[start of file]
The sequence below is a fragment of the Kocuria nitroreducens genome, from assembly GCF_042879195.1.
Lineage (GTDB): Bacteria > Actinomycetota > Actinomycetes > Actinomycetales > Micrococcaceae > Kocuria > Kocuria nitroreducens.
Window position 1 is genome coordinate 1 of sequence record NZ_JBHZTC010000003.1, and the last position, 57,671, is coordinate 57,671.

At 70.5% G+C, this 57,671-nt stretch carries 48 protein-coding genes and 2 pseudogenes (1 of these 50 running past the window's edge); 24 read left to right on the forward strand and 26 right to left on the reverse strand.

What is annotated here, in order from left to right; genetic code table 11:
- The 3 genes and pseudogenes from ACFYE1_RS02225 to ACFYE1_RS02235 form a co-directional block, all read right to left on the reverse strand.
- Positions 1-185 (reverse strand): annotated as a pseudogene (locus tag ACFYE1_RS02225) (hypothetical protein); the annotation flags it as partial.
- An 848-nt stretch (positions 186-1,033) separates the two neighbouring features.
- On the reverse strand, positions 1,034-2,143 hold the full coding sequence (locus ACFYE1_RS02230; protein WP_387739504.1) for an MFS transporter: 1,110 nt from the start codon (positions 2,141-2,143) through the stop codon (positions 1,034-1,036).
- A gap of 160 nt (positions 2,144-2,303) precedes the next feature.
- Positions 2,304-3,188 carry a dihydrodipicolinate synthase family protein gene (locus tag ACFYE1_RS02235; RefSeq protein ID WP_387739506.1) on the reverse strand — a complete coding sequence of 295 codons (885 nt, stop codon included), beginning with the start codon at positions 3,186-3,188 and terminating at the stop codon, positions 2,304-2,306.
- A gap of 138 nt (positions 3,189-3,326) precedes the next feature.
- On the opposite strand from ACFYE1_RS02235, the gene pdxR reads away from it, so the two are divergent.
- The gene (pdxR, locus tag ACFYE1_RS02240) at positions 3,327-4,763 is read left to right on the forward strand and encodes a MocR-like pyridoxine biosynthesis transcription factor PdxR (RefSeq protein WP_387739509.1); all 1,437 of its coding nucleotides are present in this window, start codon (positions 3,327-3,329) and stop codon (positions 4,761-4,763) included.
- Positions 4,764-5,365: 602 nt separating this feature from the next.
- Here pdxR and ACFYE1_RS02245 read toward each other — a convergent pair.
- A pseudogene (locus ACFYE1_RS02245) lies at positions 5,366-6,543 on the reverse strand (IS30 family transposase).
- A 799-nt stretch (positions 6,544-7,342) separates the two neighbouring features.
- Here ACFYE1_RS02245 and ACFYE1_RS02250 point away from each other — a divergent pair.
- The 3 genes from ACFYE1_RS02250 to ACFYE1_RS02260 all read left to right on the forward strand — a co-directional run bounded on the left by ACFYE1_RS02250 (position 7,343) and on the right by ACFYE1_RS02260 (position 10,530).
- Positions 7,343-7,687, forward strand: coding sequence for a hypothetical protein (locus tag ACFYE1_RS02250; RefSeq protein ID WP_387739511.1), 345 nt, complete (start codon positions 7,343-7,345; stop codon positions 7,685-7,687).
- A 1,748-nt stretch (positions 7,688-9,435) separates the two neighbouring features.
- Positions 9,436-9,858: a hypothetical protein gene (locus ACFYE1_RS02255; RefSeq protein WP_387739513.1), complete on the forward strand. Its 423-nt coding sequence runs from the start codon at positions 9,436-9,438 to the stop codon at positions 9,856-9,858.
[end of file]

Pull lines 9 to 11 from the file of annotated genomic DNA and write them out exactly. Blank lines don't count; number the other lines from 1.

- On the reverse strand, positions 1,034-2,143 hold the full coding sequence (locus ACFYE1_RS02230; protein WP_387739504.1) for an MFS transporter: 1,110 nt from the start codon (positions 2,141-2,143) through the stop codon (positions 1,034-1,036).
- A gap of 160 nt (positions 2,144-2,303) precedes the next feature.
- Positions 2,304-3,188 carry a dihydrodipicolinate synthase family protein gene (locus tag ACFYE1_RS02235; RefSeq protein ID WP_387739506.1) on the reverse strand — a complete coding sequence of 295 codons (885 nt, stop codon included), beginning with the start codon at positions 3,186-3,188 and terminating at the stop codon, positions 2,304-2,306.